Boat parts can last a long time, however their life can be shortened simply by improper maintenance. Although they are manufactured specifically to last in extreme marine environments, some routine maintenance must be done to insure they last.
The first item that comes to mind with any boat owner is flushing with fresh water. Nearly every part that is exposed to harsh salt water or dirty fresh water should be cleaned. Boat parts are made to withstand both fresh and salt water, some better than others. This does create a problem though as even fresh water can damage some boat parts or even cause them to fail. Spraying every component would cause some parts to fail, if not right away then soon thereafter. A good rule of thumb is to take a garden hose spraying only those parts on the boat that would normally be exposed to the harsh environment. If the boat was used in salt water rinsing should be done as soon as possible to prevent the salt residue drying on any areas whatsoever. The number one cause of boat part failure is from the salty water drying which accelerates the corrosion process. As a matter of fact, some boats have been submerged in salt water completely and if they were salvaged in time, all of the parts were reusable. This is sometimes referred to as “pickling” an engine because the engine itself is sometimes salvageable.
Now those items that cannot be flushed with water are usually located behind enclosures of some sort. In the front part of the boat most items mounted behind the dash panel or controls mounted behind a sidewall or bulkhead should not be flushed. If the boat was manufactured using boat parts and not some other ‘marine foreign’ parts then the exposed areas can be flushed with water while care must be taken to clean those that are not exposed. Other parts such as wiring, control cables, and even sometimes bare wood must be treated differently. Sometimes a corrosion cleaner and brush can be used, but keep in mind most boat parts are lubricated. Some cleaners can dissolve a lubricant or corrosion inhibitor that was already there. All lubricants must be replaced properly and any corrosion inhibitor must be replaced if removed. Boat parts will last as long as intended, provided the environment is suitable and the components are properly maintained.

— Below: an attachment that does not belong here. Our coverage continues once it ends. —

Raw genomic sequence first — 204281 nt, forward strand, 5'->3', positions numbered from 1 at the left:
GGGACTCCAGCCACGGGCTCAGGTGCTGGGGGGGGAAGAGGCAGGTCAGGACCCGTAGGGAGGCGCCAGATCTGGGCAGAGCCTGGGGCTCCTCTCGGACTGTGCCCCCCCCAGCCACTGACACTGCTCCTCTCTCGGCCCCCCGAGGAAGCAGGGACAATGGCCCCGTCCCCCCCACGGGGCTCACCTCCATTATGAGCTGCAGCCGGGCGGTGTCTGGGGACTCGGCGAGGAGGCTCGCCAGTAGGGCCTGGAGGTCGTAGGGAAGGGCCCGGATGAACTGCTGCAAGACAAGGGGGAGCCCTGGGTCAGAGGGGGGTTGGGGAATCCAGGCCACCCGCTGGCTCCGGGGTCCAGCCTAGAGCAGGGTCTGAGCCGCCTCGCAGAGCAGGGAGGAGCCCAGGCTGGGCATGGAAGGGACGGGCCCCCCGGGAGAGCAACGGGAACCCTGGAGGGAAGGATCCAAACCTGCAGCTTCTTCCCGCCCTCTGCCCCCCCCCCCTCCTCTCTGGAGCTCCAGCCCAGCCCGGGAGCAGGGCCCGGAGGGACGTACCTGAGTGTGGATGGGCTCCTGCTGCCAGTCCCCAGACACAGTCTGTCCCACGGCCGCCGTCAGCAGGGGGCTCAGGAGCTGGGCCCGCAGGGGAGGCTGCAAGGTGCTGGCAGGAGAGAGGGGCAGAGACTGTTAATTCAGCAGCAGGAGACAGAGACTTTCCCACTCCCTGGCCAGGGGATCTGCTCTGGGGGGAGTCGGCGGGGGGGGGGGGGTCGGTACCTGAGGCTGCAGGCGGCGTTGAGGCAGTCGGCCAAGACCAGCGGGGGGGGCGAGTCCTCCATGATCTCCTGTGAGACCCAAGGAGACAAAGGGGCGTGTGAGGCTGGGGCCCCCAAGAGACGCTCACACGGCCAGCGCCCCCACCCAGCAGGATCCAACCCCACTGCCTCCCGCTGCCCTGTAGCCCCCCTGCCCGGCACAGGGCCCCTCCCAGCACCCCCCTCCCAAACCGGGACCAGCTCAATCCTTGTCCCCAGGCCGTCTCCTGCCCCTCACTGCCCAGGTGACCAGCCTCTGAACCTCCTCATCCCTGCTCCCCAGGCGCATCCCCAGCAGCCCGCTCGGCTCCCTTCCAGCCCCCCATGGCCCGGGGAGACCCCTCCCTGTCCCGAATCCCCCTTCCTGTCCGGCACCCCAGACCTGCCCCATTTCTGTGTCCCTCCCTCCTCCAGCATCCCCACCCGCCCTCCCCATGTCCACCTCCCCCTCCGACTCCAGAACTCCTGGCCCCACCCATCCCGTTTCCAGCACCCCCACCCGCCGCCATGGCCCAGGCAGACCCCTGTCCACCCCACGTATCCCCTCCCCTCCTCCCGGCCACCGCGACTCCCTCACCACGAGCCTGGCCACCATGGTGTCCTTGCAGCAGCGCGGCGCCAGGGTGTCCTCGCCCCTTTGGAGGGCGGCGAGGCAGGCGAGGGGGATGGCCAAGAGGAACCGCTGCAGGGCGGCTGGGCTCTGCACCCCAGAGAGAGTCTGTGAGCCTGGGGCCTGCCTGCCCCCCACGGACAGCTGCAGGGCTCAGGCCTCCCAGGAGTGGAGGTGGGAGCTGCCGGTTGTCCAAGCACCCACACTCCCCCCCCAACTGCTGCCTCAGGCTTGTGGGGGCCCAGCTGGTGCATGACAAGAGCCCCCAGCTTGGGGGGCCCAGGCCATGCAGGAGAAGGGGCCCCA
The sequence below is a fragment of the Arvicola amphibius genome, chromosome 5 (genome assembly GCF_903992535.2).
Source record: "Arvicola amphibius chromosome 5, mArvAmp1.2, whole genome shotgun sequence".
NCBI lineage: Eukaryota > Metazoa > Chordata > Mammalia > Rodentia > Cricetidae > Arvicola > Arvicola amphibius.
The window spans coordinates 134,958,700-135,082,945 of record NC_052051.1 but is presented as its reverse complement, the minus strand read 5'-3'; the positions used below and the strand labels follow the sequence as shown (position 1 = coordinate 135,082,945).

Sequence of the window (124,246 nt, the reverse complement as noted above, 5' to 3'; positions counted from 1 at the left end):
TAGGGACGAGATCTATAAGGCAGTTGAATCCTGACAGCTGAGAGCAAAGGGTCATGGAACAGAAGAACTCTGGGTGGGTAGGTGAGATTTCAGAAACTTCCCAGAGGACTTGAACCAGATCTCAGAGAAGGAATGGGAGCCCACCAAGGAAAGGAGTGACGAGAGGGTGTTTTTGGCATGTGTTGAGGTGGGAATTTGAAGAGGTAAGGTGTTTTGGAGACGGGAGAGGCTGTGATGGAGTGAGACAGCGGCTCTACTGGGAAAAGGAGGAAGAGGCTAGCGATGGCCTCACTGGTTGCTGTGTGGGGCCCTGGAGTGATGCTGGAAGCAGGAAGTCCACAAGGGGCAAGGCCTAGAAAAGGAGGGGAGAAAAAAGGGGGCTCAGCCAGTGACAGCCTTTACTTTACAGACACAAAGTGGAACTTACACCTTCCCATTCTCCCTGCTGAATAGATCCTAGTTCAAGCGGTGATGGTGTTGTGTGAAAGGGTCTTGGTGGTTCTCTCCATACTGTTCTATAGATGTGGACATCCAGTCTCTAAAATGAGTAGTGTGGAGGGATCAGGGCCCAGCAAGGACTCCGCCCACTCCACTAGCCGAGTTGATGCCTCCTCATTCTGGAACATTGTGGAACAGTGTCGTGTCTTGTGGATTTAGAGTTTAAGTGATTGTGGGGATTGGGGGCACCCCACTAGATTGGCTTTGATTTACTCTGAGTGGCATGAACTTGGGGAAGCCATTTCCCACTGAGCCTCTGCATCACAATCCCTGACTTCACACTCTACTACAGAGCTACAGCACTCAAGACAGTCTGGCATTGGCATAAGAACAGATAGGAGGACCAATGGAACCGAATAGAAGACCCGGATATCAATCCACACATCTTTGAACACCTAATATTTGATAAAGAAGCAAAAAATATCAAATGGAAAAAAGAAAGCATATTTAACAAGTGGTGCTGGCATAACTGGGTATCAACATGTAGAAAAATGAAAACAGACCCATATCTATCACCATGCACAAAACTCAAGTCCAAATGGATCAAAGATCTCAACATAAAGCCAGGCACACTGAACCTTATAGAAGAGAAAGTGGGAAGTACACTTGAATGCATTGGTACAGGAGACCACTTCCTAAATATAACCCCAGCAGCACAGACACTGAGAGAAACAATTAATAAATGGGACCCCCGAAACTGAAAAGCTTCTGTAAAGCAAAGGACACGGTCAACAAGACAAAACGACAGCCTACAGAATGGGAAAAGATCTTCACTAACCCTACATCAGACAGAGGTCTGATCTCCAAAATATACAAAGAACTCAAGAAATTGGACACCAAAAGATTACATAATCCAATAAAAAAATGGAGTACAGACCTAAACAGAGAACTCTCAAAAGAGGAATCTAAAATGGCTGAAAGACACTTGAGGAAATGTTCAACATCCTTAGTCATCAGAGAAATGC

Special care must be taken for those boat parts located under the engine cover or on an inboard boat sometimes called a “dog house.” This is probably one of the most critical components and contains a variety of boat parts. The electrical parts should never be flushed with fresh water unless it is completely necessary and then dried completely before use. Boat parts are electrically sealed, however most are not completely water proof. Corrosion is a constant battle in this area and some boat parts are constructed to withstand the elements and others don’t seem to fair well. For those that do not fair well such as regular steel, a corrosion inhibiter product can be used. Take care here as some boat parts are rubber or plastic and some chemicals can cause damage to them. Never use a harsh solvent to clean and remember many use flammable propellant to spread a thin layer of oil on the components needing protection. A sealing product can also be used such as liquid electrical tape sealer, but once again, if using silicone or any product always read the labels to ensure the boat parts can resist any damage.
Boat parts can have a long life expectancy given the proper care and maintenance are regularly performed. Always perform routine maintenance such as flushing, lubricating, and preparing for a long life.